Antidepressants: Are They Effective or Just a Placebo?

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Najlah Feanny / Corbis

In the early 1990s, everyone was listening to Prozac — right up until they weren't anymore. By the middle of that decade, the media had begun spotlighting disasters involving the life-changing wonder drug — cases of suicide, even mass murder, apparently spurred by Prozac and similar medications. And by 2005, the Food and Drug Administration had mandated a black-box warning on all antidepressants, cautioning against an increase in suicide risk in certain patients.

Since then, a small but vocal minority of researchers have also questioned whether the mood-enhancing benefit of antidepressants amounts to anything more than a psychological artifact. They point to studies that suggest the drugs' seemingly powerful effects are the same as those of a sugar pill. Most recently, a headline-grabbing Journal of the American Medical Association (JAMA) paper published in January found that antidepressants worked no better than a placebo in patients with mild or moderate depression (but the study did conclude that medication helped the most persistent and severe cases). For some observers, however, the judgment was sealed. That month, Newsweek ran a cover story bemoaning "The Depressing News About Antidepressants."

But how can the same drug be at once poison, panacea and placebo? With about 7% of the American population estimated to suffer from depression at any given time, and some 67 million prescriptions written for the top three antidepressants alone in 2009, the answer is of wide public-health and economic interest.

The Placebo Studies
Less emphasized than the study's findings was that fact that the January paper in JAMA was a meta-analysis — not an original clinical trial, but a review of the combined results of multiple previous studies. Although meta-analyses can be useful for summarizing large amounts of data, they can sometimes be misleading. For one thing, such papers are only as good as the studies on which they rely, and in cases like this, in which individual responses to a class of medication vary widely — some people improve dramatically, while others get much worse — the particular studies the authors decide to include can sway the results.

The JAMA meta-analysis wound up including just six studies — out of the more than 2,000 the authors considered — on only two drugs, the selective serotonin uptake inhibitor (SSRI) Paxil and an older tricyclic drug called imipramine, though there are dozens of antidepressants on the market. (Paxil happens to be the most controversial of all SSRIs; it is most strongly associated with negative side effects that many similar medications do not have, such as weight gain, withdrawal symptoms and possibly even birth defects.) The meta-analysis also did not include studies that had a "placebo washout period" — those that start all patients on placebo before introducing the antidepressant, in order to identify and eliminate people who get better on their own. While drug companies argue that these studies help them gauge the real effects of the drug, critics say they give antidepressants an advantage that doesn't reflect clinical practice — either way, eliminating these studies strengthens the placebo effect in a meta-analysis.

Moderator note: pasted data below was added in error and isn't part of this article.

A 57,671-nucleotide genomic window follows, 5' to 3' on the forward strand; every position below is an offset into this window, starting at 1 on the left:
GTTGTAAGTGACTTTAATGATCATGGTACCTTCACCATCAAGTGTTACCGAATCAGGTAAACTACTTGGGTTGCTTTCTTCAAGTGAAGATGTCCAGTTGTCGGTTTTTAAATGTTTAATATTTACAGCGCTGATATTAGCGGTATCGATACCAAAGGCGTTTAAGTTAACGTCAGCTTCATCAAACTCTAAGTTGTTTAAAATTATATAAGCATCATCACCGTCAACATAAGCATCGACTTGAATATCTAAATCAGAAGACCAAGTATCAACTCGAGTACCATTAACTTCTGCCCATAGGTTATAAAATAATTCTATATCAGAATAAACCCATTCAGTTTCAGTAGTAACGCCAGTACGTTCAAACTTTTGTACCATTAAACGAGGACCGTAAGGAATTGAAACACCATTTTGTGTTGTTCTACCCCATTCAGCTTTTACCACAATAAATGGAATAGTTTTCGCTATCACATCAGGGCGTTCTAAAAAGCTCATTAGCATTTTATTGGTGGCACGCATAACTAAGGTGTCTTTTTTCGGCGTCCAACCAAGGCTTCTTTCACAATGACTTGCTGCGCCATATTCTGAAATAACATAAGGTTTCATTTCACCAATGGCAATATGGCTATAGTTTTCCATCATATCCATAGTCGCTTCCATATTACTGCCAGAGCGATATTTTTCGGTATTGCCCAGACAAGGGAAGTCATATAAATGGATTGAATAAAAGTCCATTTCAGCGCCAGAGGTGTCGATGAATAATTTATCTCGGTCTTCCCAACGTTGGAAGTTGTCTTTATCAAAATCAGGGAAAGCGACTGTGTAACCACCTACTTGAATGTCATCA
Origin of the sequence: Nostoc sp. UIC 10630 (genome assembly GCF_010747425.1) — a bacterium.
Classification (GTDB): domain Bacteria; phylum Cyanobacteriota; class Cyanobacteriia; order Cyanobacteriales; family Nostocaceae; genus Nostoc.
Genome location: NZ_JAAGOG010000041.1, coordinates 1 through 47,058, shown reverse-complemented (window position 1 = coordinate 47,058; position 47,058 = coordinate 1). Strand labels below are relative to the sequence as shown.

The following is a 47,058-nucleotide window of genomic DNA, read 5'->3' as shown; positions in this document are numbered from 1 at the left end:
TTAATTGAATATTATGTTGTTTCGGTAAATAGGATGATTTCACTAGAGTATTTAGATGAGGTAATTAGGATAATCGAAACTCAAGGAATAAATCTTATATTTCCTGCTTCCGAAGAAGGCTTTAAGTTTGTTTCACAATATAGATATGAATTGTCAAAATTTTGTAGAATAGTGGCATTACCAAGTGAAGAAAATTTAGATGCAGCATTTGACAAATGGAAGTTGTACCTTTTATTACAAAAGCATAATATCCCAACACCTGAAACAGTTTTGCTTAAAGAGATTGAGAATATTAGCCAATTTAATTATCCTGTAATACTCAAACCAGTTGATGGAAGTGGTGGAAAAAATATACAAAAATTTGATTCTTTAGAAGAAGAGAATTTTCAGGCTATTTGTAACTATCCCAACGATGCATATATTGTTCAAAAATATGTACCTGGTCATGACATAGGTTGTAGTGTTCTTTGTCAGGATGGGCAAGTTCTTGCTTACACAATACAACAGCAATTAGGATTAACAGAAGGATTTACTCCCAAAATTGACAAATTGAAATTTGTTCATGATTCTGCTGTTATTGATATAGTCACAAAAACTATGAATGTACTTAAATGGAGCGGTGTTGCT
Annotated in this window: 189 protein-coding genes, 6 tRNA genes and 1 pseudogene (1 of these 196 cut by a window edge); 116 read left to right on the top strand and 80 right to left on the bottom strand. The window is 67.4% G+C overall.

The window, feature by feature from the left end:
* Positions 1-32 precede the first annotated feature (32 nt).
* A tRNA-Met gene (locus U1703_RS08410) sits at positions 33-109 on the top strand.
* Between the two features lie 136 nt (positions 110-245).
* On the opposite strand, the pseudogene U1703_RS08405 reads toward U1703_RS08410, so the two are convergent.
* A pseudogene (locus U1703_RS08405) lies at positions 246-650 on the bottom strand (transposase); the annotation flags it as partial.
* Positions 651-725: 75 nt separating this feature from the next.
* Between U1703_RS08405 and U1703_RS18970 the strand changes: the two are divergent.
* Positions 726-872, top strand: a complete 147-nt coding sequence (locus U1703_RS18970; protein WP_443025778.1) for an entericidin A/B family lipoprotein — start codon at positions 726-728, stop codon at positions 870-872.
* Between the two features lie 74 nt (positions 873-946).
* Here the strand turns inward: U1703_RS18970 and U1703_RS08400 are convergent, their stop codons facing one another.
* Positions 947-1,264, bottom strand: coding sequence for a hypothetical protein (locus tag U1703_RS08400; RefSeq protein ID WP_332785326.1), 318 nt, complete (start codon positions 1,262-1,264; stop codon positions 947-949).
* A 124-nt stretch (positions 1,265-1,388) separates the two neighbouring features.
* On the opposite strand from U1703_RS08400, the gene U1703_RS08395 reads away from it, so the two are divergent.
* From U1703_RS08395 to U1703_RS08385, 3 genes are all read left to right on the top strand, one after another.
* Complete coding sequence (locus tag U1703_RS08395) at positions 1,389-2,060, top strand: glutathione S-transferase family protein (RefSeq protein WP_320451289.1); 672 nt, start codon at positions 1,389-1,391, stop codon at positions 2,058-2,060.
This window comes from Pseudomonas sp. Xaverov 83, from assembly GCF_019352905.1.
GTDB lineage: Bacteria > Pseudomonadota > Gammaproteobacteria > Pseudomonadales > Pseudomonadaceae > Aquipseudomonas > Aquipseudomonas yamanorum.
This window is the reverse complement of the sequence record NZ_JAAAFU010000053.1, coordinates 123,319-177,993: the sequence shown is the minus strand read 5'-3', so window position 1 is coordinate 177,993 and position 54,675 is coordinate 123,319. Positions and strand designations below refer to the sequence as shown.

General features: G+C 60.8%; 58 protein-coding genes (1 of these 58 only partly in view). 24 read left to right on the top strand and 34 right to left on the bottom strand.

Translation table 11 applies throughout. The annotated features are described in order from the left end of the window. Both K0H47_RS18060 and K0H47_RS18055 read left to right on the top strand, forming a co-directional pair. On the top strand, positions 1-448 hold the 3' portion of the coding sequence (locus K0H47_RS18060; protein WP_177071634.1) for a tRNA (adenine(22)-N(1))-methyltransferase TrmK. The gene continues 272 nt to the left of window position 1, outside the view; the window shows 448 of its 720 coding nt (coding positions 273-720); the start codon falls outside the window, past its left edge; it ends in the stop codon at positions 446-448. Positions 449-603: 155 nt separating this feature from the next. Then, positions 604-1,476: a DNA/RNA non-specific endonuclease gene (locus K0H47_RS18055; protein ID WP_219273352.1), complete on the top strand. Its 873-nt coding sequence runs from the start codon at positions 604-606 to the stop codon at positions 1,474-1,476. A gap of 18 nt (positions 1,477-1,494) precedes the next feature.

Further, when data are aggregated, patients' opposing responses to antidepressants can cancel each other out. If one patient's depression score drops 20 points while taking medication, and another's increases by the same amount, in aggregate there has been no effect. "You can have an overall slightly significant change in active treatment vs. placebo, but what you may see when you look at the figures on a patient-by-patient level is that there are dramatic differences," says Richard Tranter, a psychiatrist and consultant with the North West Wales NHS Trust in the U.K., who was not involved in the JAMA study.

Overall, the scientific evidence confirms that not all patients respond the same way to antidepressants, and not all antidepressants — even those in the same class — work the same way in any given individual. One drug can, in fact, have profoundly different effects in the same patient at different times in his or her life.

Yet even with its narrow selection of studies, the JAMA review still showed improvement in people with severe depression and those whose illness was mild but chronic. And the troublesome data from placebo-controlled antidepressant trials is not unique to this type of drug. Notably, about half of all clinical trials of opioid painkillers like OxyContin, which are powerful and known to work, show the drug to be no more effective than placebo, according to Dr. Gavril Pasternak, an opioid expert at Memorial Sloan-Kettering Cancer Center. Again, it's not because the medication is ineffective, but because of the huge variance in individual response and metabolism of the drug.

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